Oddly enough, We the Living was the most reviewed of any of Rand's books, receiving more positive than negative notices. H. L. Mencken, who, in the twenties, had been one of the leading literary critics in America, described Rand's first novel as "a really excellent piece of work." The novel, however, struggled to gain an audience in the 1930's, and Rand's publisher, Macmillan, destroyed the plates after a modest print run of 3,000 copies. In 1959, Rand issued a second, revised edition of the work. Rand insisted that "all the changes [she made] are merely editorial line changes." This view has been challenged. It seems that Rand indulged in a little more than mere line changes, that she sought to edit her former self in order to conceal some of the views she had flirted with in her youth.
It appears that, early in her adulthood, Rand went through a quasi-Nietzschean phase. There are only two groups that think this is a big deal. The first are those intellectual lazy people who wish to use Rand's early allegiance to a kind of vulgarized Nietzsche as a way of dismissing her out of hand. These people want to believe that Objectivism is merely a Nietzchean offshoot, and that Rand secretly was a kind of right-wing elitist, dripping with social darwinism and eager to stomp all over the masses. But Rand, under the influence of Isabel Paterson, had thrown off the last vestiges of her early quasi-Nietzchean not long after completing We the Living. adopting, instead, a view of human nature and a kind of hyper-moralism that was poles apart from Nietzche's incendiary elitism and his positivistic immoralism.
Oddly enough, the other group that think Rand's Nietzschean phase are her most ardent and orthodox admirers. These people wish to deny that the Nietzschean phase ever existed, or that Rand ever had opinions that weren't strictly Objectivist in the orthodox sense of the term. The problematic passage in the first version occurs when the protagonist of the novel, Kira (an idealized version of Rand herself) says "What are your masses but mud to be ground underfoot, fuel to be burned for those who deserve it?"Rand apologist Robert Mayhew attempts to deflate the implications of this passage with the following piece of rationalizing palaver:
We should not conclude too quickly that these passages are strong evidence of an earlier Nietzschean phase in Ayn Rand's development, because such language can be strictly metaphorical (even if the result of an early interest in Nietzsche).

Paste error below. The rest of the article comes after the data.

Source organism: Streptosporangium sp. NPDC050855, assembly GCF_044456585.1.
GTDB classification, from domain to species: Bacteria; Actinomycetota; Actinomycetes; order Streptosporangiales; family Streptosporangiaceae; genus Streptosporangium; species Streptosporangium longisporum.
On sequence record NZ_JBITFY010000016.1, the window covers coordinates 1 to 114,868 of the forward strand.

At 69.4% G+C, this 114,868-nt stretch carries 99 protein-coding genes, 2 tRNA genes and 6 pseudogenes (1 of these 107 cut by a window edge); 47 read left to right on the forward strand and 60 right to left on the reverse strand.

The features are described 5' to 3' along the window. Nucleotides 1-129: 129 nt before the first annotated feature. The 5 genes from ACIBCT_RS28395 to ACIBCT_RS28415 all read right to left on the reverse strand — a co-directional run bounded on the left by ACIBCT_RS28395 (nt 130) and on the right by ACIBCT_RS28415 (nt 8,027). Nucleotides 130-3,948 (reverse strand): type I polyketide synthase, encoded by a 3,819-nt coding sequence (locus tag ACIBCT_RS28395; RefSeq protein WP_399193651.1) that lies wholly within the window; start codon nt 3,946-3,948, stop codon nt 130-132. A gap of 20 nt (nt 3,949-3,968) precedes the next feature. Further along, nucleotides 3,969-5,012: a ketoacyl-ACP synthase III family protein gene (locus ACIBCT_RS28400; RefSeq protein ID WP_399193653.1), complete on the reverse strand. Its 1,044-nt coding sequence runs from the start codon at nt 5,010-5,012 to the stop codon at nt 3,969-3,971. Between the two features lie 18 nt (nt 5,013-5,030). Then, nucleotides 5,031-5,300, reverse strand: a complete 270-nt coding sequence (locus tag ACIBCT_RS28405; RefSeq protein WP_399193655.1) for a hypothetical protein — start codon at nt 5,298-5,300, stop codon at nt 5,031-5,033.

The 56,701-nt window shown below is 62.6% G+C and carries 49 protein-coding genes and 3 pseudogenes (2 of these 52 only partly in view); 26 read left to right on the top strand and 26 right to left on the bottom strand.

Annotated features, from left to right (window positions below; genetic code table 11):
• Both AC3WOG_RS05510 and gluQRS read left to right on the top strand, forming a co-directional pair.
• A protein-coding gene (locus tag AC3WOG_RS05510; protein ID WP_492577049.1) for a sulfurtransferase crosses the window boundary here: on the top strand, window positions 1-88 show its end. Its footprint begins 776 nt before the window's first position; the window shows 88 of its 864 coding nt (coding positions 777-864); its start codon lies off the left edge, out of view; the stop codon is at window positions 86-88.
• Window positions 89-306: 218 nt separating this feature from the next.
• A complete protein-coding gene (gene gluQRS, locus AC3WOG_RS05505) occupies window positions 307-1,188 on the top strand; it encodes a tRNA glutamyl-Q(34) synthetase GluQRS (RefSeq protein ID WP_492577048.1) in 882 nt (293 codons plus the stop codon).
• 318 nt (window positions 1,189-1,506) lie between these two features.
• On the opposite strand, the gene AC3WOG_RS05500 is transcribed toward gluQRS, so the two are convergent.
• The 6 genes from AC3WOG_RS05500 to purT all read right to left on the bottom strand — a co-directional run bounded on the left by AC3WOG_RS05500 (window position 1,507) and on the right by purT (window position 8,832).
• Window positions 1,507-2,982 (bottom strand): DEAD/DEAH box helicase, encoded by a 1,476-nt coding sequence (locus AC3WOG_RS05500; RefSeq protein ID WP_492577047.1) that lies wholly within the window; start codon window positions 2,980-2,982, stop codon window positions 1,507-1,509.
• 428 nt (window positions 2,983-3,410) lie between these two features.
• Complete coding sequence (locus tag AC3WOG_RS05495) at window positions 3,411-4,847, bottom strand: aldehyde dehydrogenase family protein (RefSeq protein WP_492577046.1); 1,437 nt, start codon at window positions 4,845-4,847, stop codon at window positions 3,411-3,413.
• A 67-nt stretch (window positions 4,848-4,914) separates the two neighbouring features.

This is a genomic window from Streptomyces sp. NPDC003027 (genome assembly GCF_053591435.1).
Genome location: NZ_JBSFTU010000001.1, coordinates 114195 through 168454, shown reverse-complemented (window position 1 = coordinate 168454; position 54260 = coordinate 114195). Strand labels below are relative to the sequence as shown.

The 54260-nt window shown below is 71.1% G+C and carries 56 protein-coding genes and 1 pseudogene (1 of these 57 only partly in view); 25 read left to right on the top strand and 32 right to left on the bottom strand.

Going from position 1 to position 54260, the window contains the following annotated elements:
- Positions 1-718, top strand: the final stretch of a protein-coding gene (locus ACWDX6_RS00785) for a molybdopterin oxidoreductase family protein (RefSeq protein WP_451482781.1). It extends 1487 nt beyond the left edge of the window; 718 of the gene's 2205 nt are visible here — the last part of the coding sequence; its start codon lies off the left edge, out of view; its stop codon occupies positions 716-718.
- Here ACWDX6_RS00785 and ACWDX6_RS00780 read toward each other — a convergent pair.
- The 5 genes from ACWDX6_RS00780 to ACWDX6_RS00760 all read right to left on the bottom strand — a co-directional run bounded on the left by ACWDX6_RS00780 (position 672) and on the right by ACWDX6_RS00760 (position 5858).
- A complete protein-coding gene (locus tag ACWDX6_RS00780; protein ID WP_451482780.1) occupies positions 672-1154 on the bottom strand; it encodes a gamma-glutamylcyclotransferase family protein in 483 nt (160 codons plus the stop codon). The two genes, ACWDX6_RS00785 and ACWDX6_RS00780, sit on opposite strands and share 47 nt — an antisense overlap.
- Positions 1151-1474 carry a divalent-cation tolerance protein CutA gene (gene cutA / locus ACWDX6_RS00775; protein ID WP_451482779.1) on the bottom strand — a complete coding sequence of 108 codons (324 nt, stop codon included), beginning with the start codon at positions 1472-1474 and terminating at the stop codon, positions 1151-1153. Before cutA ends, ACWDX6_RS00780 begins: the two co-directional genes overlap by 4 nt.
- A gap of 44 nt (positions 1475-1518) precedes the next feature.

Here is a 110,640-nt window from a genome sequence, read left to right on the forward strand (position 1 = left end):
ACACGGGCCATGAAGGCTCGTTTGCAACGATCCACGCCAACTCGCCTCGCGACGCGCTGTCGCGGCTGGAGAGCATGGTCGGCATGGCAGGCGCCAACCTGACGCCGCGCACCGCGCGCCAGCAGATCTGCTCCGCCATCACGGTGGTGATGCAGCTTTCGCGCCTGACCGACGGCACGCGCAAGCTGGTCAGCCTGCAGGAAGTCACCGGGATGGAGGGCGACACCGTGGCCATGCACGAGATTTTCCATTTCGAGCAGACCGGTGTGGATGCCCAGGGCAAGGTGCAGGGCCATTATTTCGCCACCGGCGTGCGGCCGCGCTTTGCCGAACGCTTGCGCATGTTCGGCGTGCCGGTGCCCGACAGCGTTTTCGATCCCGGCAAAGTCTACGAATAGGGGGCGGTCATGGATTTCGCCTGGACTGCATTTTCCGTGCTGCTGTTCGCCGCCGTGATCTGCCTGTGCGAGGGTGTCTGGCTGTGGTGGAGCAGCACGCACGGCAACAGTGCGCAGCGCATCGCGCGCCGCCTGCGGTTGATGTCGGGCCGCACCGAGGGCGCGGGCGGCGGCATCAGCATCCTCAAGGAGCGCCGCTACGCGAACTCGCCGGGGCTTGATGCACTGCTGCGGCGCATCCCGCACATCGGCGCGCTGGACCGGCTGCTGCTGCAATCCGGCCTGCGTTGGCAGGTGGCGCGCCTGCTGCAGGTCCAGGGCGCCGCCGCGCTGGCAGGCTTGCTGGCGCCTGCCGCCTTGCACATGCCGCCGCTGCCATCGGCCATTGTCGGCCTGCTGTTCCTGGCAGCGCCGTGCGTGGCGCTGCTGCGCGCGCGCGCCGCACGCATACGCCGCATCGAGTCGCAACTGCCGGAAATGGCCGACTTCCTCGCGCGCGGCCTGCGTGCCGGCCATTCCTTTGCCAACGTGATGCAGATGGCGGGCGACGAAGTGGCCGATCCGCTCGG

I would argue for a completely different approach. I'm not one of those politically correct zealots who gets all offended because some fictional character in a novel entertains, speculatively, dubious opinions. Nor do I look to fictional characters for ideological guidance. What the real issue should be: what would a woman of Kira's type living in Soviet Russia in the early twenties most likely believe? Would she be a perfectly "correct" and orthodox Objectivist? Or would she more likely spout some sort of vulgarized version of Nietzsche, as an antidote to the soul-crushing collectivism of the Soviet state? I find the Kira of the first version of the novel to be more genuine and real than the sanitized Kira of the second version. Nietzsche was a popular author in the first decades of the twentieth century, and vulgarized versions of Nietzsche's philosophy were quite rife among young, philosophically illiterate individualists. Kira's scorn and contempt for the masses is an understandable over-reaction to the Soviet deification of the proletariat. Seen in that light, it really isn't that big a deal.
Since the consequence of applying Rand's laissez-faire economics is to grind the masses underfoot anyway, it's fair to say that not only does We The Living express Rand's own views but that after We The Living she not so much changed as did a better job concealing -- or at least being less explicit about -- her quasi-Nietzschean sentiments.
Being a good propagandist, Rand knew she had a problem. Fixing that problem was Objectivism's raison d'être: to conceal Rand's hatred of man via rationalization.
Atlas Shrugged presents the suffering of workers as noble and desirable. It fools wage slaves into believing they're part of the in-group of capitalists when they're not and serves as a salve for soul-crushing working conditions, offering philosophic and practical support to their corporate masters.
Rand's sentiments never really changed. She always held Kira's vulgar scorn and contempt for the masses. Her philosophic system depends upon it. Her lifelong enterprise never wavered in its support of a system that treats people as "mud to be ground underfoot, fuel to be burned for those who deserve it".